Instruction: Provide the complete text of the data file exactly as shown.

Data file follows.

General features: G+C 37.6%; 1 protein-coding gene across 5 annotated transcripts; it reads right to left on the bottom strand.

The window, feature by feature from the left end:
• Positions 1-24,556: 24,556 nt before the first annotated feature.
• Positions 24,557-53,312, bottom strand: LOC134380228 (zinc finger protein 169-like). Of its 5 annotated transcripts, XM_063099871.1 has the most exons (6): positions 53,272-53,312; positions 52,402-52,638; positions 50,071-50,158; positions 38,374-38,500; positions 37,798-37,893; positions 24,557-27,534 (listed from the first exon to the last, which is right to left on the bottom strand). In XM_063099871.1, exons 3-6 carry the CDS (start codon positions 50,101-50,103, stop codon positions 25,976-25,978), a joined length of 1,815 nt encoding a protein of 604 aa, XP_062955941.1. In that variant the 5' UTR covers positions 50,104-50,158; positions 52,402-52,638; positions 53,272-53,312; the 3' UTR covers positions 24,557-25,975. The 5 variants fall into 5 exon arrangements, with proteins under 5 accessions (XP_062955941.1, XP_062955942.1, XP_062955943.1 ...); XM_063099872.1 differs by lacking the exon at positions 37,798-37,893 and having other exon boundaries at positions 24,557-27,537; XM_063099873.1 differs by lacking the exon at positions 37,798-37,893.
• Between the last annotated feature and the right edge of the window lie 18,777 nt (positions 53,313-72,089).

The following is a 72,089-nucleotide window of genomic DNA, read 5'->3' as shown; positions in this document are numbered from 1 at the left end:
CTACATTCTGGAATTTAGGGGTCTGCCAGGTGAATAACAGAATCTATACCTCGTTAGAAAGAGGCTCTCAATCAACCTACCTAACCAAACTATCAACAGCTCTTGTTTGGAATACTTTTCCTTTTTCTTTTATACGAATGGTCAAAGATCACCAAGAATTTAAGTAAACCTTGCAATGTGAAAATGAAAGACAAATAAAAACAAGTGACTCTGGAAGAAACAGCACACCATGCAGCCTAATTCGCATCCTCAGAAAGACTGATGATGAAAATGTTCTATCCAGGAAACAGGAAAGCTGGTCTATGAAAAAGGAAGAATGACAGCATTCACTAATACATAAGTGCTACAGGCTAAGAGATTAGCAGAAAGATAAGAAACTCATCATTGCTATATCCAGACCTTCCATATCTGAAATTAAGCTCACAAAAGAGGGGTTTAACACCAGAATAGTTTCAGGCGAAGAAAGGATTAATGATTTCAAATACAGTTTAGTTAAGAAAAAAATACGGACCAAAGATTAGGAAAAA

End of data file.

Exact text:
General features: G+C 37.6%; 1 protein-coding gene across 5 annotated transcripts; it reads right to left on the bottom strand.

The window, feature by feature from the left end:
• Positions 1-24,556: 24,556 nt before the first annotated feature.
• Positions 24,557-53,312, bottom strand: LOC134380228 (zinc finger protein 169-like). Of its 5 annotated transcripts, XM_063099871.1 has the most exons (6): positions 53,272-53,312; positions 52,402-52,638; positions 50,071-50,158; positions 38,374-38,500; positions 37,798-37,893; positions 24,557-27,534 (listed from the first exon to the last, which is right to left on the bottom strand). In XM_063099871.1, exons 3-6 carry the CDS (start codon positions 50,101-50,103, stop codon positions 25,976-25,978), a joined length of 1,815 nt encoding a protein of 604 aa, XP_062955941.1. In that variant the 5' UTR covers positions 50,104-50,158; positions 52,402-52,638; positions 53,272-53,312; the 3' UTR covers positions 24,557-25,975. The 5 variants fall into 5 exon arrangements, with proteins under 5 accessions (XP_062955941.1, XP_062955942.1, XP_062955943.1 ...); XM_063099872.1 differs by lacking the exon at positions 37,798-37,893 and having other exon boundaries at positions 24,557-27,537; XM_063099873.1 differs by lacking the exon at positions 37,798-37,893.
• Between the last annotated feature and the right edge of the window lie 18,777 nt (positions 53,313-72,089).

The following is a 72,089-nucleotide window of genomic DNA, read 5'->3' as shown; positions in this document are numbered from 1 at the left end:
CTACATTCTGGAATTTAGGGGTCTGCCAGGTGAATAACAGAATCTATACCTCGTTAGAAAGAGGCTCTCAATCAACCTACCTAACCAAACTATCAACAGCTCTTGTTTGGAATACTTTTCCTTTTTCTTTTATACGAATGGTCAAAGATCACCAAGAATTTAAGTAAACCTTGCAATGTGAAAATGAAAGACAAATAAAAACAAGTGACTCTGGAAGAAACAGCACACCATGCAGCCTAATTCGCATCCTCAGAAAGACTGATGATGAAAATGTTCTATCCAGGAAACAGGAAAGCTGGTCTATGAAAAAGGAAGAATGACAGCATTCACTAATACATAAGTGCTACAGGCTAAGAGATTAGCAGAAAGATAAGAAACTCATCATTGCTATATCCAGACCTTCCATATCTGAAATTAAGCTCACAAAAGAGGGGTTTAACACCAGAATAGTTTCAGGCGAAGAAAGGATTAATGATTTCAAATACAGTTTAGTTAAGAAAAAAATACGGACCAAAGATTAGGAAAAA